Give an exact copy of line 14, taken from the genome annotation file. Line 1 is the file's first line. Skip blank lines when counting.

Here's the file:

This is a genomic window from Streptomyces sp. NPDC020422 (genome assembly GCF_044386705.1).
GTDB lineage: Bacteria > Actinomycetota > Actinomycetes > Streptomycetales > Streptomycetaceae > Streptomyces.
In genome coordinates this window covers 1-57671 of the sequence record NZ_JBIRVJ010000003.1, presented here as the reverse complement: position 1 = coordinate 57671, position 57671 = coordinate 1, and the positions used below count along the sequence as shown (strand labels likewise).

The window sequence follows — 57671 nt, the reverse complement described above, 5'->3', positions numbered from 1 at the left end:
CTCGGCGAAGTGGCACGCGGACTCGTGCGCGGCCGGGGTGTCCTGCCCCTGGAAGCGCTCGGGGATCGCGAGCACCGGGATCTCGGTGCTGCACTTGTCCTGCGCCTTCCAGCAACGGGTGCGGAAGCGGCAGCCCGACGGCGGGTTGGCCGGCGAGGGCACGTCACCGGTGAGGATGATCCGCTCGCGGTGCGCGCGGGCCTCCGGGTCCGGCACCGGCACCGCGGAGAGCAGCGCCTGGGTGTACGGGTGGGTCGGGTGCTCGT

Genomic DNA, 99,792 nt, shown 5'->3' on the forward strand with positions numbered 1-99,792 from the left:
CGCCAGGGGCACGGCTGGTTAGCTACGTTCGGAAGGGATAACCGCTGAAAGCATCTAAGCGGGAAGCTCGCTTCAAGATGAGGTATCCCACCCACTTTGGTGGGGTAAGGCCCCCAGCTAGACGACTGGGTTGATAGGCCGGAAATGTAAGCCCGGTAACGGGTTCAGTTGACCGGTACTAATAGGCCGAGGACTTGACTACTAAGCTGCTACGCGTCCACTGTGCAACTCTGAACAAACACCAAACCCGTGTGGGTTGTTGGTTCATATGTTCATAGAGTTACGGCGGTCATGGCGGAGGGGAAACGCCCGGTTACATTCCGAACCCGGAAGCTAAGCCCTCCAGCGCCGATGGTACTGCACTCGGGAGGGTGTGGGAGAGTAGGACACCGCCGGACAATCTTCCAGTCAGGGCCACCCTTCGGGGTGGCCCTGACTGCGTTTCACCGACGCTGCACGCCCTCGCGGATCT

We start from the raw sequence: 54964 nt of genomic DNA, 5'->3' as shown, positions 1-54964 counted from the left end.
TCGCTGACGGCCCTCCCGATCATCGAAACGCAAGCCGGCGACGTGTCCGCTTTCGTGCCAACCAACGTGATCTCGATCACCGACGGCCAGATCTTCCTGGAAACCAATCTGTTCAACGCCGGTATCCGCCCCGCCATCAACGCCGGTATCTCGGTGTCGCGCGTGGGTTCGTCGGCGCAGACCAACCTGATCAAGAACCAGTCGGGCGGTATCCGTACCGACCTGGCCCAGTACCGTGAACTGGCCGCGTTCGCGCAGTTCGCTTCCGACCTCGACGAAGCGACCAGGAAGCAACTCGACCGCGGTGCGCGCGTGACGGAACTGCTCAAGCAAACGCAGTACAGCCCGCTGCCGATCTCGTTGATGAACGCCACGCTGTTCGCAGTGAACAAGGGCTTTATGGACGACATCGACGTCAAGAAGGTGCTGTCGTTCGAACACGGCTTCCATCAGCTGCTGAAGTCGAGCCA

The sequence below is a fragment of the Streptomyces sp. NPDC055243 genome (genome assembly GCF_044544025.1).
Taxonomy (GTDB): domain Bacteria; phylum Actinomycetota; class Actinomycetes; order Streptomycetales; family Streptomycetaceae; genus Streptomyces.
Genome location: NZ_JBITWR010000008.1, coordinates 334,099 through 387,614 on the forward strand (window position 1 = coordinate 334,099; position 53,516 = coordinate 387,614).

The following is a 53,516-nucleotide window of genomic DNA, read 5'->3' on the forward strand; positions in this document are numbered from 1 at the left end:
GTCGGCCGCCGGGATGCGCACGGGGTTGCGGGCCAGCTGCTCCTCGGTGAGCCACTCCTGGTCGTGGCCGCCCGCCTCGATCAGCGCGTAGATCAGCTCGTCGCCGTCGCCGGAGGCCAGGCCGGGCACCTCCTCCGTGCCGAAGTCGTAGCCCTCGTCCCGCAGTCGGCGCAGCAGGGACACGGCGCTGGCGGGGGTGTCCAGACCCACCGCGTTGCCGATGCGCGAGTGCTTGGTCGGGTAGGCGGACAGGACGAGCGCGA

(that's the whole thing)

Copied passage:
GTCGGCCGCCGGGATGCGCACGGGGTTGCGGGCCAGCTGCTCCTCGGTGAGCCACTCCTGGTCGTGGCCGCCCGCCTCGATCAGCGCGTAGATCAGCTCGTCGCCGTCGCCGGAGGCCAGGCCGGGCACCTCCTCCGTGCCGAAGTCGTAGCCCTCGTCCCGCAGTCGGCGCAGCAGGGACACGGCGCTGGCGGGGGTGTCCAGACCCACCGCGTTGCCGATGCGCGAGTGCTTGGTCGGGTAGGCGGACAGGACGAGCGCGA